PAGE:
A third of patients who undergo surgery to repair common pelvic floor disorders experience complications, according to a new study published in the Journal of the American Medical Association.
The surgery, called an abdominal sacrocolpopexy, is used to correct pelvic organ prolapse and stress urinary incontinence. It involves the vaginal insertion of surgical mesh, which is used to hold up organs such as the bladder, rectum or uterus that have fallen out of place due to childbirth, age or obesity. About 25 percent of women suffer from these conditions and about 11 to 19 percent undergo sacrocolpopexy to correct it.
Though the surgery has been used for more than a decade, in recent years the Food and Drug Administration (FDA) has warned that the device inserted during the surgery – also known as transvaginal mesh or a bladder sling – can cause serious injuries such as erosion, embedding into organs, and infections. Women have suffered from severe pain and disability, and some have even died.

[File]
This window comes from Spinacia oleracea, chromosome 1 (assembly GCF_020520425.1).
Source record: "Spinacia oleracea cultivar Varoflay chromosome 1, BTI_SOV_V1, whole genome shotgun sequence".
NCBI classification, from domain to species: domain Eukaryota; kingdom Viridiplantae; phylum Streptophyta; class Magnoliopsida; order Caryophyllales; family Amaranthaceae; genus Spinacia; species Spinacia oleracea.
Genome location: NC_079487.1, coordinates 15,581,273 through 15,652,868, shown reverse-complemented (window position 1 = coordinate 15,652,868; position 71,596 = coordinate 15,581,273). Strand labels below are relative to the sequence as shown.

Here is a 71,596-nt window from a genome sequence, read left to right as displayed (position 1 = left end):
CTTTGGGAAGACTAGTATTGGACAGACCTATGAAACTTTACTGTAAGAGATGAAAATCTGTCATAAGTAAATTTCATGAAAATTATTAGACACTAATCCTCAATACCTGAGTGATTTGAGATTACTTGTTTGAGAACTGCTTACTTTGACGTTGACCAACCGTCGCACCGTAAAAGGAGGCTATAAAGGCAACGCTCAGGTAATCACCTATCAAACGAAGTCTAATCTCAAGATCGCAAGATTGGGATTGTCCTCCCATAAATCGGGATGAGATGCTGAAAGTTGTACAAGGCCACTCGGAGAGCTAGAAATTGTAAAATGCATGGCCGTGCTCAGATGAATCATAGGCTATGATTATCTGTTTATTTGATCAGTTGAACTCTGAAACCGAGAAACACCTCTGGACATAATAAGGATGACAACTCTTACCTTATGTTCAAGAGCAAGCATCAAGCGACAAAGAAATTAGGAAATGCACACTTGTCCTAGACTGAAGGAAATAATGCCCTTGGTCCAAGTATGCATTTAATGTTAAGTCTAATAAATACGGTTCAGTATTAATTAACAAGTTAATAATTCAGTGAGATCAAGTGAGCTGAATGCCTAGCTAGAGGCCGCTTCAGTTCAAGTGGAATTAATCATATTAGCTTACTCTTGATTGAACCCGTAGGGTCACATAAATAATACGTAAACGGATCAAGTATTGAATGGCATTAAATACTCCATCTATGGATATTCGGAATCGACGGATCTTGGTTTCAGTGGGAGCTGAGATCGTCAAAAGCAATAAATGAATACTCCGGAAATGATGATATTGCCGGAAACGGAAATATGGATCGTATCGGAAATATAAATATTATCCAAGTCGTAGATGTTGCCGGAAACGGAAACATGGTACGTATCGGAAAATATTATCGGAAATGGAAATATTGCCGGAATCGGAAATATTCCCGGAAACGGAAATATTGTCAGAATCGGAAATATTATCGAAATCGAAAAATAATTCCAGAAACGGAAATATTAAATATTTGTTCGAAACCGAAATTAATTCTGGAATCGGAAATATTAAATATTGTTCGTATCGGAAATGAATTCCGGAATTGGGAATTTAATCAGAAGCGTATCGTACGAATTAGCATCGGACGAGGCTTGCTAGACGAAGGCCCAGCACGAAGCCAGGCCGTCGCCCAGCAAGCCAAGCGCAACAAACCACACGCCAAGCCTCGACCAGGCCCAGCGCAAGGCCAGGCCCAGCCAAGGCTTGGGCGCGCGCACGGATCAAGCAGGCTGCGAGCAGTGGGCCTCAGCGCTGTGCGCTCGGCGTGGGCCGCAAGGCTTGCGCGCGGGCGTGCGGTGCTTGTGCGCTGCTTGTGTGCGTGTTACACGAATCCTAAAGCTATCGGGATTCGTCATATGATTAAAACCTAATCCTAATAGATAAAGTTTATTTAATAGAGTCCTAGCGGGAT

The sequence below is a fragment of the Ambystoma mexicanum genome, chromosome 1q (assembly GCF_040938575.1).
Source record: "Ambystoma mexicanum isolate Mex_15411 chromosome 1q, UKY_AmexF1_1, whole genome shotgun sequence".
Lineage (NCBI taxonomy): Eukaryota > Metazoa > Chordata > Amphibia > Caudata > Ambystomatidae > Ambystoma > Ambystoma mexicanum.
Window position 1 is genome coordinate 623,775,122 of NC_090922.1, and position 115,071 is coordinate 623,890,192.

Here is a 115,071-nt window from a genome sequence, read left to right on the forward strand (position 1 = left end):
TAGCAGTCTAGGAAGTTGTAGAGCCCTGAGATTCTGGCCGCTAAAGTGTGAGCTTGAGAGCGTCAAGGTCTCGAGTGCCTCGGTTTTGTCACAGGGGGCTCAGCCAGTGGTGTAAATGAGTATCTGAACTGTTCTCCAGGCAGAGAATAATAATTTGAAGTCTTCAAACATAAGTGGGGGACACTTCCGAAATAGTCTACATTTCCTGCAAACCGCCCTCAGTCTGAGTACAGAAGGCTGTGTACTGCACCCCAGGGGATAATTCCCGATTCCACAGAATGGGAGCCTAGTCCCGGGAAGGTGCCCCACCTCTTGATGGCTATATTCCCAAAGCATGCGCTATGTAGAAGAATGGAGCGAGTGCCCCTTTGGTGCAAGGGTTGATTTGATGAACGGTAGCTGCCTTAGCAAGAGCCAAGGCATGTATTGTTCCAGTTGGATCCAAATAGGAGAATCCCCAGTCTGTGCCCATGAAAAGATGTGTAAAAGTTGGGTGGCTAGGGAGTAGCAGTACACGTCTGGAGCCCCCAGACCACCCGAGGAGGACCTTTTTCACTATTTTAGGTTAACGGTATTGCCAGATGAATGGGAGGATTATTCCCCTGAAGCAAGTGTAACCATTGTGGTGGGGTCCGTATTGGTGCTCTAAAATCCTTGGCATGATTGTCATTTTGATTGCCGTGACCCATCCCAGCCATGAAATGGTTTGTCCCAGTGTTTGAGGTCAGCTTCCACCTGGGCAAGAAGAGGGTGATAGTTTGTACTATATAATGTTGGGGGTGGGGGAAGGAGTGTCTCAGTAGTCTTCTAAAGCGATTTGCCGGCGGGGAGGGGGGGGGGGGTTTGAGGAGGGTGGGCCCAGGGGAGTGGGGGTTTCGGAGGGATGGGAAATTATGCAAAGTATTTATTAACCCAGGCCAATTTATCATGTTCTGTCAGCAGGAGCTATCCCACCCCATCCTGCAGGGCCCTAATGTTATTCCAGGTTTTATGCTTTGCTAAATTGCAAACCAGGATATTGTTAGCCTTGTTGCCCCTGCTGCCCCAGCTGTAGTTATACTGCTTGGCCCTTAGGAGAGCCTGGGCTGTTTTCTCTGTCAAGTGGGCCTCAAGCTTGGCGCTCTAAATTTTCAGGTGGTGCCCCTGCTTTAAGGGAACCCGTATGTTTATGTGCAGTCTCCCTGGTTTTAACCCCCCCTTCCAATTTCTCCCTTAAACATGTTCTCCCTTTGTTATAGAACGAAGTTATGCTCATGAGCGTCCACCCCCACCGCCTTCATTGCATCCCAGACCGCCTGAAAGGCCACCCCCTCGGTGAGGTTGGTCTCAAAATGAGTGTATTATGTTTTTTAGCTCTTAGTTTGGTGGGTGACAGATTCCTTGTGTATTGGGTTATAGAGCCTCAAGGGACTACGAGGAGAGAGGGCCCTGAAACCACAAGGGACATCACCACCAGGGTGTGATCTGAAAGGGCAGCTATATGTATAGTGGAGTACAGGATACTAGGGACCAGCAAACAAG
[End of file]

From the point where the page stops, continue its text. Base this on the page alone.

The new study, conducted by researchers at the University of Utah School of Medicine, followed 215 women who received transvaginal mesh for about seven years. In that time, about a third of the women saw their symptoms return or had their pelvic organs slip out of place. Nearly 17 percent needed additional surgery to either treat or correct the original prolapse or to treat complications related to the transvaginal mesh. Ten percent of the women had their mesh erode into other organs.
Victims of transvaginal mesh have petitioned the FDA to ban the devices, but the agency has yet to issue a recall. Hundreds of women have filed lawsuits against the makers of transvaginal mesh claiming they were not adequately warned of the serious problems related to the mesh.
Source: Montgomery Advertiser